It is important to create a documentation and reporting process for vascular labs to maintain high standards. The IAC requires specific recordkeeping to achieve and maintain accreditation. Accurate and detailed reports of all exams must be maintained according to federal guidelines for medical records (5-7 years).2 In addition to exam reports, thorough documentation should be maintained on all lab equipment and procedures. The vascular ultrasound exam protocol also be appropriate for the area being imaged.1 Clear standards regarding documentation, equipment, and protocols for all vascular testing are available via the IAC website. 

Commitment to Quality Improvement 

Vascular labs should have a quality improvement (QI) policy in place to “evaluate all types of procedures performed in the facility on an ongoing basis”, according to the IAC.2 Quality improvement policies demonstrate a commitment to ongoing review and improvement of an organization’s processes. When employed at health care organizations, these policies can help ensure that patients receive the highest standard of care.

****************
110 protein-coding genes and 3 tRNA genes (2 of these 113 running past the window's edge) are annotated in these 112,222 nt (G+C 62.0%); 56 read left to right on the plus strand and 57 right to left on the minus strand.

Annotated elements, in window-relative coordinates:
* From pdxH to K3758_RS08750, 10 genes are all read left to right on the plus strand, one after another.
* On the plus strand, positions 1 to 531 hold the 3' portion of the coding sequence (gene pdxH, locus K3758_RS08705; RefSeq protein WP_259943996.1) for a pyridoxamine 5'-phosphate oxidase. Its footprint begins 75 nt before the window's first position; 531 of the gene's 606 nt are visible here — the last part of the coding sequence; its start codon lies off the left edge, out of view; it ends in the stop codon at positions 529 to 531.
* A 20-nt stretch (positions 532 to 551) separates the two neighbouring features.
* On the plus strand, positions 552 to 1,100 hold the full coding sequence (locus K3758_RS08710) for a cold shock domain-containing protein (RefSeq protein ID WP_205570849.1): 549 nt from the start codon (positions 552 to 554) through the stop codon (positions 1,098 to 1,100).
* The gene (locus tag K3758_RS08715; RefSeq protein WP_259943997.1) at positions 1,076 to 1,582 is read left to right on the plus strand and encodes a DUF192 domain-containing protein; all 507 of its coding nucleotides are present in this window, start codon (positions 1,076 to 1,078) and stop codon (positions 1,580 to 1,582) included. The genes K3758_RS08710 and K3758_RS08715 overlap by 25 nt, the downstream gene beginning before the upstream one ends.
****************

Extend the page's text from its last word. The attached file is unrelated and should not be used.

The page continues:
Accredited vascular laboratories must have QI policies in place that evaluate vascular testing, technical and interpretative quality, report completion and timeliness, and case reviews. For full details on these standards, please review the IAC Vascular Testing Standards and Guidelines. 

Collaboration with Vascular Surgery